Sports gambling may one day be free from its stigmatized existence as sports commissioners like Adam Silver and politicians like John McCain openly discuss its potential legalization in the United States.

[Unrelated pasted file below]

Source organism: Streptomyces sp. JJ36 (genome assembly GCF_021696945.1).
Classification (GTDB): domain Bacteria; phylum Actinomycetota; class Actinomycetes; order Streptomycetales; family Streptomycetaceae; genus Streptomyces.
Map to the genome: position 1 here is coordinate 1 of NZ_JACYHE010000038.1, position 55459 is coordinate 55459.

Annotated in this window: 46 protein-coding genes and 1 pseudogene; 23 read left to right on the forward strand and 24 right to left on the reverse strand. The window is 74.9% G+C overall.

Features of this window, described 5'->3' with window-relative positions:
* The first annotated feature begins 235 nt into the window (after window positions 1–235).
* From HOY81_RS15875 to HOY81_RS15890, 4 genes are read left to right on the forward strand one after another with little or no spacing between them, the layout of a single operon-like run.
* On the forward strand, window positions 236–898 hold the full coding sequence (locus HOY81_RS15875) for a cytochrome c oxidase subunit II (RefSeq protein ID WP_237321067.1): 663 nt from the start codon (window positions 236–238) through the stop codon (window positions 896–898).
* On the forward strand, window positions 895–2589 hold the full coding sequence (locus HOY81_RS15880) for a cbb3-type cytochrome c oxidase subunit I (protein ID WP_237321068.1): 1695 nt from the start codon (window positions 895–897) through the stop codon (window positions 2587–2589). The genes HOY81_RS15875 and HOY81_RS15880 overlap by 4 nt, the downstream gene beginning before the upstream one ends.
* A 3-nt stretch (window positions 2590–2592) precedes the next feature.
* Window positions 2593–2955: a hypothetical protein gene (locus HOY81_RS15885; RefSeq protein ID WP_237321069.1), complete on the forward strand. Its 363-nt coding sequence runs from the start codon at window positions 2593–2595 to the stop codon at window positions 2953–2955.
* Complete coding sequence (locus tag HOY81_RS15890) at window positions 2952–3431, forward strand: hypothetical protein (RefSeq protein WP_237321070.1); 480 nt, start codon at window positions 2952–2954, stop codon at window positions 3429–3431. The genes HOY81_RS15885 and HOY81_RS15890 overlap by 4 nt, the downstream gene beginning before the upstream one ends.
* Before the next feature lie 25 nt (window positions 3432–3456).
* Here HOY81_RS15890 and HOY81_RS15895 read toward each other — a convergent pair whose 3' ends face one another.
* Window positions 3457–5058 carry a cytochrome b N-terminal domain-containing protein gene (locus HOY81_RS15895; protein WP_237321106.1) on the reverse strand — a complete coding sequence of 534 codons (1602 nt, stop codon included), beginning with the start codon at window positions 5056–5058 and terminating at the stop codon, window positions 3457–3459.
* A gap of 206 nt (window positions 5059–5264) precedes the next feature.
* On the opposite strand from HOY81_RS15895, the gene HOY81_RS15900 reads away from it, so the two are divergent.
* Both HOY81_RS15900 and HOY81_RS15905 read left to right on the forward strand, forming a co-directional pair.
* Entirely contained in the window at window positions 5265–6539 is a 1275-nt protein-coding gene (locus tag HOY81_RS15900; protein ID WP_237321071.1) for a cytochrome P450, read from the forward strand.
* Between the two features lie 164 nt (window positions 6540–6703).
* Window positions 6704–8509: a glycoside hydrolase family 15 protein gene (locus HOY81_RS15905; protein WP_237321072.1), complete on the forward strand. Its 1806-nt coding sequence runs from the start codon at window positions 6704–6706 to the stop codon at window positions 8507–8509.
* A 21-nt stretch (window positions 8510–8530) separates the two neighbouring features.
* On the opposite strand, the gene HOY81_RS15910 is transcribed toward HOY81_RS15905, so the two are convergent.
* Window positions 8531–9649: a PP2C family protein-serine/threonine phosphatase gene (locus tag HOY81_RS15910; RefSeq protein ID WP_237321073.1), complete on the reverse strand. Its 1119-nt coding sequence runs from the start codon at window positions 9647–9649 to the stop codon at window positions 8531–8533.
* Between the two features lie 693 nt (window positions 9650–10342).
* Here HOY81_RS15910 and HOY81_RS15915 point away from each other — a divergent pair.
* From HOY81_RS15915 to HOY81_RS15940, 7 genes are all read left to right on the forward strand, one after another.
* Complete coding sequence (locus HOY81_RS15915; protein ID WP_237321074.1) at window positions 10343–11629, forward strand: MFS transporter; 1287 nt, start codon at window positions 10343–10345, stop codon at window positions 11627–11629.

<p><strong>The Ethics of Sports Gambling</strong><br /> If a league like the NFL wants to lecture on ethics, then if we are so inclined to continue acting in this theater of the absurd, may I suggest you drive down to your local butchery and ask them to explain the benefits of going vegan. Talk about a sterling example of "Those who live in glass houses...", this is the epitome of the pot calling the kettle black. Roger Goodell has remained steadfast in his denunciation of <a href="https://www.sportsbookreview.com/picks/nfl/" target="_blank" title="Free NFL Picks ">gambling on NFL games</a> publically stating ad nauseum that it could ruin the integrity of the league. I've got news for you Roger, if it is integrity you are wishing to maintain then perhaps you better rewind the clocks and bring back leather helmets and Harry Truman. </p> <p>The bottom line here is that no professional sports league in the United States benefits more from illegal gambling than does the National Football League. The idea that the NFL, or any other professional sports league for that matter, would be the slightest bit distressed or concerned that their athletes would jeopardize multi-million dollar contracts to attempt to fix a game is as absurd as it is unrealistic. If the commissioners of the various leagues, save for the enlightened and candid Adam Silver, in concert with the owners feel that the legalization of gambling, replete with federal government controls and oversights, would somehow be more damning to the integrity of their sport than the unregulated environment that currently prevails then I say their logic is as flawed as their pontificating self-righteous.</p> <p align="center"> </p> <p><strong>Fantasy Sports Equals Big Bucks</strong><br /> While betting on teams has been deemed verboten in the U.S. it appears that betting on individual players is quite alright. What we have is a perception discrepancy. You see betting on sports conjures images of goodfellas in shiny suits and plug uglies with bent noses intent on teaching a lesson when the money doesn't show up on Thursday afternoon after the previous week's losses. Meanwhile the majority of illegal bookies are not connected to the syndicate and getting stiffed by a gambler is met with nothing more than a few choice words and instructions to consummate an act that is tantamount to a physical impossibility. But as they say, let's not let the facts get in the way of a good argument.</p> <p>Now we have fantasy sports, a realm created by geeks looking for a little action. The little action I speak of is not so little. <a href="https://www.sportsbookreview.com/forum/fantasy-sports-betting-contests/" target="_blank" title="Fantasy Sports Betting & Contests">The Fantasy Sports</a> Trade Association estimates that 32 million Americans spend approximately $15 billion creating rosters and betting that their fantasy team is better than the others who oppose him - or her. Of that $15 billion approximately $11 billion is spent on football. These figures do not include ad revenue for fantasy hosting sites and when you consider that the NFL’s annual revenue is just short of $10 billion then you can see why Roger Goodell has put his stamp of approval on this new source of potential revenue. </p> <p>It's hypocritical to say the least, not only of Goodell giving his blessing on fantasy sports but also of our government allowing wagering on players but not teams. The same goes for <a href="https://www.sportsbookreview.com/poker/" target="_blank" title="SBR's Online Poker">online poker</a>. The distinction lies in the fact that it must be a contest of skill rather than luck according to the way the law is written. I would relish the opportunity to watch a supreme court justice get his ass handed to him in a game of Texas Hold'em by Phil Ivey or cap games of "luck" with the same preternatural disposition of Billy Walters. Because if it is truly luck then it doesn't matter who sits across the poker table from Chief Justice John Roberts or which sports bettor will challenge him to a sports handicapping contest with the highest win percentage taking home the trophy...or the money. I just happened to pick Phil and Billy. According to the United States government and their assertion, it wouldn't matter if I chose a trained monkey. Yeah, it's laughable and it is even more astounding that many of the legislators charged with creating such laws don't even have the knowledge base or understanding of sports gambling and poker to realize that while luck is certainly part of the equation it is far from the definitive word and represents only a part of the outcome - no more or less than the results of a fantasy sports league.</p> <p> </p> <p><strong>Adam Silver & John McCain</strong><br /> The problem with advocating for the legalization of sports gambling is that there isn't a whole lot of political collateral to be gained. The average person doesn't think much about gambling on the outcome of a game until the first week in February <a href="https://www.sportsbookreview.com/picks/nfl/nfl-picks-earliest-look-super-bowl-50-futures-betting-market/53835/" target="_blank" title="Get a head-start with these Super Bowl picks">when the Super Bowl rolls around</a> or when those March Madness brackets make their perennial appearance. Factor in the holy rollers who insist gambling of any sort is tantamount to a moral character flaw or even a venial sin and you can kiss those votes goodbye. If sheer righteous principle is enough for the government to get their feathers ruffled then I suggest they take that moral high ground and abolish all lotteries, scratch tickets, bingo parlors and/or casinos that sweep a healthy flow of revenue into the state and federal coffers each and every day. I won't hold my breath.</p> <p>But now we have an actual <a href="https://www.sportsbookreview.com/forum/players-talk/3049263-adam-silver-cover-espn-magazine-week-subject-gambling.html" target="_blank" title="Join the discussion in the forum on Adam Silver & gambling legalization">commissioner, Adam Silver of the NBA, who is open to the idea of allowing betting on basketball games</a> and his sentiments are somewhat echoed by the senator from Arizona John McCain. Ironically it was the NBA that was awash in a betting scandal that involved one of its own referees Tim Donaghy a few years back. Yet instead of avoiding the unsavory spotlight that shined brightly on the NBA in 2007 when Donaghy was convicted of gambling related charges Silver stated the following:</p> <p><em>"The Donaghy controversy also made me aware how important it is that we have a way of monitoring irregular activity on our games," </em>Silver said.<em> "But for the FBI knocking on our door and notifying us about Donaghy's betting, none of the systems that we then had in place had captured any betting by Tim Donaghy." </em></p> <p>Silver went on to say, <em>"I believe that sports betting should be brought out of the underground and into the sunlight where it can be appropriately monitored and regulated."</em></p> <p>John McCain, a sitting United States senator and former presidential candidate known as a maverick in political circles, also had his say on the issue: <em>"I think that there [are] places for sports gambling in states, where gambling is legal...We obviously know that there are huge amounts gambled on sporting events, particularly football."</em></p> <p style="text-align:center"><a href="https://www.sportsbookreview.com/forum/sportsbooks-industry/3043669-future-sports-betting.html" target="_blank" title="The Future of Sports Betting"><em>What do you think is the Future of Sports Gambling?</em></a></p> <p><strong>Legalize It & Tax It</strong><br /> According to revenue numbers released by the Nevada Gaming Control, $3.9 billion was wagered on sports in 2014 at the state's sports books. But gaming experts believe that's only a tiny fraction of the amount that is bet illegally on sports in the U.S. The American Gaming Association estimates $138.9 billion was bet illegally on sports in 2013. Many believe that figure is as high as $400 billion. That is an ungodly amount of tax revenue not being collected and though legalization won't take sports gambling completely out of the shadows as there will always be a vacuum filled by local bookmakers and mob related enterprises, it will allow the average man or woman to bet a game legally without fear of violating some arcane federal or local statute. </p> <p>Once again the United States, a country whose very existence is inextricably woven into the fabric of freedom and justice for all, is bogged down in the minutia of prohibiting its citizens a past time that predates the birth of Christ. Ask England how legalized sports betting has affected their Premier League? All it does is inspire interest in the sport and more eyes on the tele make for bigger ratings and higher revenue. I wonder who else would actually watch Jacksonville host Tennessee besides diehard fans of the Jags and the Titans. Most likely you will find more bettors than fans watching that atrocity but it all adds up to ratings and Goodell knows it better than anyone else on the planet. </p> <p>Thus, the NFL can rant all they want about the potential adverse effects that wagering on games will have but we all know that Goodell's moral outrage is only feigned indignation. Laws are made by men and some laws are inherently good while others have either outgrown their usefulness or were flawed from the start. Prohibition on booze was a dreadful idea almost a century ago and this continued prohibition on sports gambling is equally, if not more, egregious. So let us applaud men like Adam Silver and John McCain who are receptive to telling the federal government to legalize it and tax it because only then can Roger Goodell stop pretending he despises it. </p> <p>If fantasy football is flourishing with the blessing of professional sports commissioners and the United States government, despite there being a vested financial interest in the outcome of the performances of the athletes, how far removed is that from betting on the games themselves? The answer is that they are virtually one in the same which begs the question, why is this still an issue and when will commonsense prevail over an uncommonly ill-advised law whose time has not only come but should never have been?</p>